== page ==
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    How many mothers have been sent to jail or fined for not letting their children see their father? Are fathers getting more rights or are the courts biased to the mother? If you have a court order to see your children can you call the police to enforce the order? In a previous article you mentioned that you can record your phone conversations but will the court allow such evidence? When do the courts start listening to the children and how often are the children's wishes granted?
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    Although courts are reluctant to send mothers to jail, they are far less reluctant to fine them. However, if a mother is indeed providing to be difficult a judge issues an order for her to comply with a threat that the next time she will be imprisoned. At the same time the court often orders the mother to reimburse the father for his legal costs, usually a few thousand dollars. An accumulation of these costs alone can dissuade a mother from acting unwisely. After a number of such warnings and fines the courts have, on occasion, jailed mothers. It is therefore more the court process and the attendant fines and/or costs that lead to results, rather than jail itself. In the course of such proceedings, additional methods such as a court application to switch the child's custody can also be effective. You can call the police to enforce an access order only if the order specifically asks the police to assist in the enforcement. Courts have become increasingly sensitive to the rights of father and their need to have maximum contact with their children. However, much depends upon how well their case in represented in court, which often means how much money you have or how much Legal Aid will fund (if you qualify). At the same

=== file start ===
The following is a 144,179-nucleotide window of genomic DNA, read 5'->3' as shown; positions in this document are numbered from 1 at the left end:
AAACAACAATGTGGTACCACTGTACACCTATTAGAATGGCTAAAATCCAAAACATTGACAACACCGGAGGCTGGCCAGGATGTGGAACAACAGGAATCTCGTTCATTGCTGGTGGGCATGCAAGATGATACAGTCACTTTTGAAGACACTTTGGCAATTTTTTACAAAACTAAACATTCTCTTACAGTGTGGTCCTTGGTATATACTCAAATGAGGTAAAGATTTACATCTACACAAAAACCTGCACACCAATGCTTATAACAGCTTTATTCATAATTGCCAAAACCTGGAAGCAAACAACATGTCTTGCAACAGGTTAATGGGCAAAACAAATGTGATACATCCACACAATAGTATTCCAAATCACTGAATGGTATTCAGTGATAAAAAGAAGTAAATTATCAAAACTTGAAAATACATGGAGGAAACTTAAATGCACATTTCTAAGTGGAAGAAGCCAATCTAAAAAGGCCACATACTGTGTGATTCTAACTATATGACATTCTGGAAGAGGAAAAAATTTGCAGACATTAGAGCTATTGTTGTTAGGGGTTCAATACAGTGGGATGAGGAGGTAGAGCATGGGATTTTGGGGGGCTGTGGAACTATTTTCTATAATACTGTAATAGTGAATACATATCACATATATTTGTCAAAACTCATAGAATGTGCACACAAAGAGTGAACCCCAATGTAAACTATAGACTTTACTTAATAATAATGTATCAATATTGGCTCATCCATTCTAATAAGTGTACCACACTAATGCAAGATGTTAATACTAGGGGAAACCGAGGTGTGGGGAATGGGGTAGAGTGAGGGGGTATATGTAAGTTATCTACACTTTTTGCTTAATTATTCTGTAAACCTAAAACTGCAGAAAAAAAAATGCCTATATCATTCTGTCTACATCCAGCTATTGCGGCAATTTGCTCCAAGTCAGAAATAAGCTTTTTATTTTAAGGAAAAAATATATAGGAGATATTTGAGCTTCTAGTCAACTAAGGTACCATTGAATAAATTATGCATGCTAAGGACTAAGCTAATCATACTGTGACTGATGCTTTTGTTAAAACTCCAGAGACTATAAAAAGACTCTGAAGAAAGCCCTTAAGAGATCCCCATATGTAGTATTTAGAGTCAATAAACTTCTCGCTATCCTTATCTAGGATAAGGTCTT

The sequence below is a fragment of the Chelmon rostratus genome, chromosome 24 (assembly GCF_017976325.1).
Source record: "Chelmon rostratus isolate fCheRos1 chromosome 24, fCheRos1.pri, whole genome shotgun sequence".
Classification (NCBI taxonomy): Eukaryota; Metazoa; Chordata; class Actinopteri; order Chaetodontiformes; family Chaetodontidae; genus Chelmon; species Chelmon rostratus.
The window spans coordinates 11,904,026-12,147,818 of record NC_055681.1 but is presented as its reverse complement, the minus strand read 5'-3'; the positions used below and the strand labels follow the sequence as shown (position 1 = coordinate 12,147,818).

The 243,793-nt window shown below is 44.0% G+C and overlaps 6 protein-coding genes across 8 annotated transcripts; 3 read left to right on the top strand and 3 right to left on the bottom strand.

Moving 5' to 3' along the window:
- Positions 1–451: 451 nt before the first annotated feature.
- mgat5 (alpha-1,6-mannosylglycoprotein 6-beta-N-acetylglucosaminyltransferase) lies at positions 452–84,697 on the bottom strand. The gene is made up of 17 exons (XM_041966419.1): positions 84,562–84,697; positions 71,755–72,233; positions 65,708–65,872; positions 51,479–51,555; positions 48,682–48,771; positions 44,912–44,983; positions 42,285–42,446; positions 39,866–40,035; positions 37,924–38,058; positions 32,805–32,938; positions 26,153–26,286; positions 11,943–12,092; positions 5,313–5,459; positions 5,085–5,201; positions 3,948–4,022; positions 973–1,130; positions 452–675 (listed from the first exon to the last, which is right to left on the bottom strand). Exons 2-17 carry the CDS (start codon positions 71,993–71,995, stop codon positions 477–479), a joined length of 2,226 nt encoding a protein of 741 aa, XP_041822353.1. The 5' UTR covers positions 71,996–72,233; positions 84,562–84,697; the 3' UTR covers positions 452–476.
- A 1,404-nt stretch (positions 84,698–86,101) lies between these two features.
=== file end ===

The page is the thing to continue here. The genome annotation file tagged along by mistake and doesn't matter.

time if abuse in an issue, and the woman is well represented, the courts will carefully protect a child or his mother. But once again arranging for qualified legal representation is key. Where on must prove someone is lying or to demonstrated abusive conduce you
    can tape record a phone conversation using one's own phone and the court will accept the evidence Courts consider a child's wishes based on his maturity and needs, not his age, and not directly. However, by age 14 the court will listen very carefully. A child must be
    represented by the government through the "children's lawyer" appointed by the court.

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